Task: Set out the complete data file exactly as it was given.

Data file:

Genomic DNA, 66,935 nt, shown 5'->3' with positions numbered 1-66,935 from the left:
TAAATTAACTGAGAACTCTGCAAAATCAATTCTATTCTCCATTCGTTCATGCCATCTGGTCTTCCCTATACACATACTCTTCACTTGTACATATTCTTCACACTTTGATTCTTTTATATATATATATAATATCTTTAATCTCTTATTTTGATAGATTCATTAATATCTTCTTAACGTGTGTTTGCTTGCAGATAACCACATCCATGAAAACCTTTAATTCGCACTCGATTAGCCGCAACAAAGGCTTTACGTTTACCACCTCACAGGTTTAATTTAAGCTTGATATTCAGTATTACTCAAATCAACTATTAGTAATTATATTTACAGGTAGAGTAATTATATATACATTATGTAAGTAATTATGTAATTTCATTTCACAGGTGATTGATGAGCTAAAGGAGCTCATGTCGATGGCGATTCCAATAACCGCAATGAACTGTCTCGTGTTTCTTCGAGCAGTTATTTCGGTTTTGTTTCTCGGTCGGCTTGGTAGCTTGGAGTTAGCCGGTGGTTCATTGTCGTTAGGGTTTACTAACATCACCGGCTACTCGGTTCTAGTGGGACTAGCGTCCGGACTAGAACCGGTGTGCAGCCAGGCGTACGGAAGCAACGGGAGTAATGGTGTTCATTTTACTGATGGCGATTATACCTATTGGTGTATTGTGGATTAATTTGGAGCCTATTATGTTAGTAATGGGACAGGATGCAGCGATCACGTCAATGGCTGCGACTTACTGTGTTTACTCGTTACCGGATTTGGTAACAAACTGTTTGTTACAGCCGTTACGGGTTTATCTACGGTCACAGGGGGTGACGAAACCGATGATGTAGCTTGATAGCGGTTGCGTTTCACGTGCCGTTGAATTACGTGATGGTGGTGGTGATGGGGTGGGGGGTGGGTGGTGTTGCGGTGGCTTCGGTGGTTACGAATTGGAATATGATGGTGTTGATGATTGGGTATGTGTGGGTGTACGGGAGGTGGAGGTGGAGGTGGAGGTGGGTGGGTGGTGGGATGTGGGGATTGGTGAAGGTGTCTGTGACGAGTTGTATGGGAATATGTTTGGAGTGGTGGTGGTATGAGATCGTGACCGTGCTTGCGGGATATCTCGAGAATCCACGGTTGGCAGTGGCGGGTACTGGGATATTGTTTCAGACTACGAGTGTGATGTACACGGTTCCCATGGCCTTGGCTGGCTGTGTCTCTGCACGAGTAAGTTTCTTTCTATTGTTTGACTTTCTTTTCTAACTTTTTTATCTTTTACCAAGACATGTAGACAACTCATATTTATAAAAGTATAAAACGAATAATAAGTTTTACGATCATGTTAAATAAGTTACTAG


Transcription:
Genomic DNA, 66,935 nt, shown 5'->3' with positions numbered 1-66,935 from the left:
TAAATTAACTGAGAACTCTGCAAAATCAATTCTATTCTCCATTCGTTCATGCCATCTGGTCTTCCCTATACACATACTCTTCACTTGTACATATTCTTCACACTTTGATTCTTTTATATATATATATAATATCTTTAATCTCTTATTTTGATAGATTCATTAATATCTTCTTAACGTGTGTTTGCTTGCAGATAACCACATCCATGAAAACCTTTAATTCGCACTCGATTAGCCGCAACAAAGGCTTTACGTTTACCACCTCACAGGTTTAATTTAAGCTTGATATTCAGTATTACTCAAATCAACTATTAGTAATTATATTTACAGGTAGAGTAATTATATATACATTATGTAAGTAATTATGTAATTTCATTTCACAGGTGATTGATGAGCTAAAGGAGCTCATGTCGATGGCGATTCCAATAACCGCAATGAACTGTCTCGTGTTTCTTCGAGCAGTTATTTCGGTTTTGTTTCTCGGTCGGCTTGGTAGCTTGGAGTTAGCCGGTGGTTCATTGTCGTTAGGGTTTACTAACATCACCGGCTACTCGGTTCTAGTGGGACTAGCGTCCGGACTAGAACCGGTGTGCAGCCAGGCGTACGGAAGCAACGGGAGTAATGGTGTTCATTTTACTGATGGCGATTATACCTATTGGTGTATTGTGGATTAATTTGGAGCCTATTATGTTAGTAATGGGACAGGATGCAGCGATCACGTCAATGGCTGCGACTTACTGTGTTTACTCGTTACCGGATTTGGTAACAAACTGTTTGTTACAGCCGTTACGGGTTTATCTACGGTCACAGGGGGTGACGAAACCGATGATGTAGCTTGATAGCGGTTGCGTTTCACGTGCCGTTGAATTACGTGATGGTGGTGGTGATGGGGTGGGGGGTGGGTGGTGTTGCGGTGGCTTCGGTGGTTACGAATTGGAATATGATGGTGTTGATGATTGGGTATGTGTGGGTGTACGGGAGGTGGAGGTGGAGGTGGAGGTGGGTGGGTGGTGGGATGTGGGGATTGGTGAAGGTGTCTGTGACGAGTTGTATGGGAATATGTTTGGAGTGGTGGTGGTATGAGATCGTGACCGTGCTTGCGGGATATCTCGAGAATCCACGGTTGGCAGTGGCGGGTACTGGGATATTGTTTCAGACTACGAGTGTGATGTACACGGTTCCCATGGCCTTGGCTGGCTGTGTCTCTGCACGAGTAAGTTTCTTTCTATTGTTTGACTTTCTTTTCTAACTTTTTTATCTTTTACCAAGACATGTAGACAACTCATATTTATAAAAGTATAAAACGAATAATAAGTTTTACGATCATGTTAAATAAGTTACTAG